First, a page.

Monday, May 03, 2010

Tips for using resin to make jewelry

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I've had a few followers email me with questions about my experiences with using resin in jewelry making. I thought I would share a few tips and what I've learned from my mistakes with readers.

Picture credit: "Pink and green epoxy resin, sterling silver french wire earrings"

  1. Everything you are using must be completely dry. If you're using a setting that you have made yourself, make sure it is "bone dry" before putting the resin in it. Resin does not like additional moisture and even the slightest amount of water in the corners of your piece may keep the resin from setting properly. If my sterling silver setting has just come out of the pickle pot, I will put a heat gun on it for a few seconds to evaporate any water before pouring.
  2. Follow the mixing directions exactly. This may seem like "duh", but I'm also the type that just kind of shakes off the excess flour in the measuring cup when I'm making a recipe. In order for it to cure properly, things must be exact. (And by the way, every resin is different in it's mixing instructions. I always reread the directions every time I mix a resin.)
  3. Measure the resin and catalyst in two separate cups before mixing. I know cups get expensive, but that way if you overpour one, you can put some back without messing up your ratios.
  4. Have everything ready to go before you mix and pour. Resins have what's called a "pot" time. This is the amount of time that the resin is fluid and you can work with it. The polyester resin I use has about an 8 minute pot time. I don't have any time to waste! I have my molds and inclusions (usually glass pieces) ready to go so that my resin doesn't set up in the mixing cup before it gets poured.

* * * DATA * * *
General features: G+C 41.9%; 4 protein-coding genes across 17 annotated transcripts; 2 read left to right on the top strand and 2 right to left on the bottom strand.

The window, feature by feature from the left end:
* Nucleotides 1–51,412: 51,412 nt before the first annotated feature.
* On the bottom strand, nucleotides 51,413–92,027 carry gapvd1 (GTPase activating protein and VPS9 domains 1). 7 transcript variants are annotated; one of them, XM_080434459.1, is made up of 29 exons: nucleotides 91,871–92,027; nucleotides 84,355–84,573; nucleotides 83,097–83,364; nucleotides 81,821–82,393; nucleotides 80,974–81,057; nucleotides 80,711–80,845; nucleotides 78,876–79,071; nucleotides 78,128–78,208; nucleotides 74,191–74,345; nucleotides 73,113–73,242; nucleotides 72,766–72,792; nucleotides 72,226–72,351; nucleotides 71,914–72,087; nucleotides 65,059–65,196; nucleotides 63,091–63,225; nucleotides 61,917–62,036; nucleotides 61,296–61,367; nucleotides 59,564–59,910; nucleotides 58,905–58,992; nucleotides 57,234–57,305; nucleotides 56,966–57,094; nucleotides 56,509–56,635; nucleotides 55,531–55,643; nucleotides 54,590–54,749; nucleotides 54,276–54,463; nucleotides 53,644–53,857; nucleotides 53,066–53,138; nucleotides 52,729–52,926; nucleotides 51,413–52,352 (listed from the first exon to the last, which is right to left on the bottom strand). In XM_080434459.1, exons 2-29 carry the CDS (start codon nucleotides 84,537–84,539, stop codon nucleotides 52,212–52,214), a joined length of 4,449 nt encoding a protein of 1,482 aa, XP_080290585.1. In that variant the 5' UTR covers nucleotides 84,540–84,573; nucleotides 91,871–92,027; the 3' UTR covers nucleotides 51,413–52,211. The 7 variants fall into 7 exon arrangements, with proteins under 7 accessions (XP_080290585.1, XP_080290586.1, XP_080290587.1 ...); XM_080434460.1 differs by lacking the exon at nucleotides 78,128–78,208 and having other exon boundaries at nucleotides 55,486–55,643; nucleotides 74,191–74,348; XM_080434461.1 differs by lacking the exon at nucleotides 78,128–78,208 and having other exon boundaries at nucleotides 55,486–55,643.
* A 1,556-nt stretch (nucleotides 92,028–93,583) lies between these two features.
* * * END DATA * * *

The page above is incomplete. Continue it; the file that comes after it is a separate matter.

5. If something goes wrong, call technical support of the company that made it. They know a lot about their product! I have done this for a couple of the resins I work with. Sometimes it was my fault, sometimes it was the Florida humidity. I would also suggest being "boy scout honest" with these people. If you're using a pigments and inclusions, let them know. They certainly can't give you the best pointers without knowing all the information.
  6. Plan on experimenting, then abusing the pieces before selling. I will experiment with different pigments, colors, inks, inclusions, found objects, etc., then let the "elements" take over. I leave them in the sun, close to heat, etc. I want to know that even though the piece looks good when it pops out of the mold, I want to make sure it doesn't get icky later. (Remember that resin doesn't like water? Some of the pigments I put it can attract water. I want to make sure the piece doesn't go haywire in a couple of weeks or so.)
Those are my basic tips. I know there are some discussion boards out there too with people's comments. Happy jewelry making!

Picture credit: "Gotcha candy heart, epoxy resin pendant"


  1. How do you keep the tiny silver circles from sinking into your resin?

    Love all of your creations!!!

  2. The circles are as tall as the bezels. I stick them to the tape too.


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